Everything in the world of cars is expensive nowadays, if not flatly overpriced. Things are particularly dire if you want to drive something fun — something that lets you change your own gears, that sends the power exclusively to the rear wheels and which accelerates to 100 km/h with some excitement to the occasion.
There are of course some more obscure “enthusiast” options out there that haven’t seen an explosion in price. But there are reasons for that. In some cases, they’re simply not “icons” that have permeated pop culture — recognizable nameplates that garner a certain intangible appeal. In other cases, they were junk.
So don’t expect forgotten, alternative choices like the Dodge Stealth / Mitsubishi 3000GT or pure pain on wheels like the Pontiac Solstice / Saturn Sky on this list.
No, these are badges with some equity behind them and which the neighborhood kids will recognize. It’s just that even icons have generations that have fallen out of mainstream favour. And a lower demand, thankfully, means lower (or at least reasonable) prices.
C5 & C6 Corvette Base - (1997 - 2013)
Perhaps because the C8 has managed to steal all of the oxygen out of the room, or perhaps because the C7 is still so fresh in our consciousness, the market for previous-generation Corvettes remains puzzlingly soft.
The C5, the last generation ‘Vette to feature pop-up headlights, but the first to feature the mighty LS-based small block V8 can often be had for under $35,000 — with relatively low km and a manual transmission.
Interestingly, this low interest in millennial Corvettes seems to have spread to the more recent C6 generation. While special editions like the Z06, ZR1 and even Grand Sport still command high prices, low-km examples of the base model C6, like the C5, can be had for around $40,000. Prices go down if you’re willing to tolerate a convertible, targa roof, or automatic transmission.
While the C6 lacks the pop-up headlights, it does boast 400 horsepower from its 6.2-litre LS2 V8 and 0 - 100 km/h times around five seconds. Sure, it might be difficult to find one with all the most desirable options to fit your budget. But there’s simply no getting around the value of yesteryear ‘Vettes when comparing performance per dollar.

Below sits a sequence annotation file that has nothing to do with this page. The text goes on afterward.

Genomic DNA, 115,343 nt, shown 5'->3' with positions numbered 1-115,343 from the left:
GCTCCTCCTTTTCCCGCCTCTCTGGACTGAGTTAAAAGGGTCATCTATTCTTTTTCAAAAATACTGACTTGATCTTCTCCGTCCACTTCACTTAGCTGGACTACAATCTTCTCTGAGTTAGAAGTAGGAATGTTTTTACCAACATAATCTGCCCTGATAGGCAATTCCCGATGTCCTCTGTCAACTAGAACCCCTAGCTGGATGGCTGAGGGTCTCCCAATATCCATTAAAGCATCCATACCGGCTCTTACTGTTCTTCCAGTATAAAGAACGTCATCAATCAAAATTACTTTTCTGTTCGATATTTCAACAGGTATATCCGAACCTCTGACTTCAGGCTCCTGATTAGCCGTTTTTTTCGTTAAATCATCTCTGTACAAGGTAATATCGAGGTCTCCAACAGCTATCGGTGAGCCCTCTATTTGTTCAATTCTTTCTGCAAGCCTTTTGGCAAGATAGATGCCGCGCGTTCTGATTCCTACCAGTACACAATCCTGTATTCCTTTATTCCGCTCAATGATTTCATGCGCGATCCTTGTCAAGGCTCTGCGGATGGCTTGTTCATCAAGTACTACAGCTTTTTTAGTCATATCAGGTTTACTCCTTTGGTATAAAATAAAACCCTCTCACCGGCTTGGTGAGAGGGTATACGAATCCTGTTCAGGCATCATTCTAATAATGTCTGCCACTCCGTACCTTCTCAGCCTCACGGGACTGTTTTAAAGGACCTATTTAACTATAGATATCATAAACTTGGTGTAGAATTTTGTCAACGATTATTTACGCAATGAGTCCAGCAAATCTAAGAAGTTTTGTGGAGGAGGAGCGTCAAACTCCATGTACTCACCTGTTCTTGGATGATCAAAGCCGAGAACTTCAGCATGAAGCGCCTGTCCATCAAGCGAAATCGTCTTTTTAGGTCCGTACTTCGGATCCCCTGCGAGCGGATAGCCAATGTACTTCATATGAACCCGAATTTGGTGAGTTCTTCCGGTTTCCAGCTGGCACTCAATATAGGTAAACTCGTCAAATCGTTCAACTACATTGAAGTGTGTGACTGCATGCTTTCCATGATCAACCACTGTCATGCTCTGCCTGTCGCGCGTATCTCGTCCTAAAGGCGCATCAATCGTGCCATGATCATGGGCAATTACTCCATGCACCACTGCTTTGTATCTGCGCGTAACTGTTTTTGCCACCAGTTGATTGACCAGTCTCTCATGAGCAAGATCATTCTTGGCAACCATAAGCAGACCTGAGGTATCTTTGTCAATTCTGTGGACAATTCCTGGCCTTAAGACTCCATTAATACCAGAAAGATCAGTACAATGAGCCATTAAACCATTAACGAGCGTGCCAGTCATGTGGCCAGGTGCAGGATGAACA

Sure, $40,000 is a nice chunk of cheddar cheese — but that’s what you’ll pay in markup alone on a C8.
SN95 “New Edge” Mustang GT - (1999 - 2004)
Now two generations old, prices are starting to soften on S197 Mustangs, particularly the three-valve 4.6-litre V8 powered cars.
However, the last SN95 cars, aka the “New Edge” Mustangs (one generation prior to the S197) seem to have hit the absolute bottom of their depreciation curve.
Of course, special editions like the Saleen cars or the infamous “Terminator” supercharged Cobra Mustangs still command a high price, and presumably always will.
However, the cars powered by the reliable 2V 4.6-litre V8 and equipped with a Tremec 5-speed manual transmission can be had for around $15,000.
Why exactly? The New Edge Mustang is in a bit of a weird place — not quite possessing the desirable styling of the S197 or the raw nostalgia / kitschy appeal of the Fox Body cars.
The performance is a little dated as well. The New Edge’s 260-horsepower and 6-second-ish 0 - 100km/h times seem sluggish compared to today’s muscle cars (because they are).
But on the positive side, the 4.6-litre V8 does shine in its exhaust note, durability, abundance of cheap replacement parts and seemingly bottomless catalog of aftermarket support.
Of course, there’s always the option to swap in a Coyote 5.0 — an increasingly popular upgrade for fans of the SN95.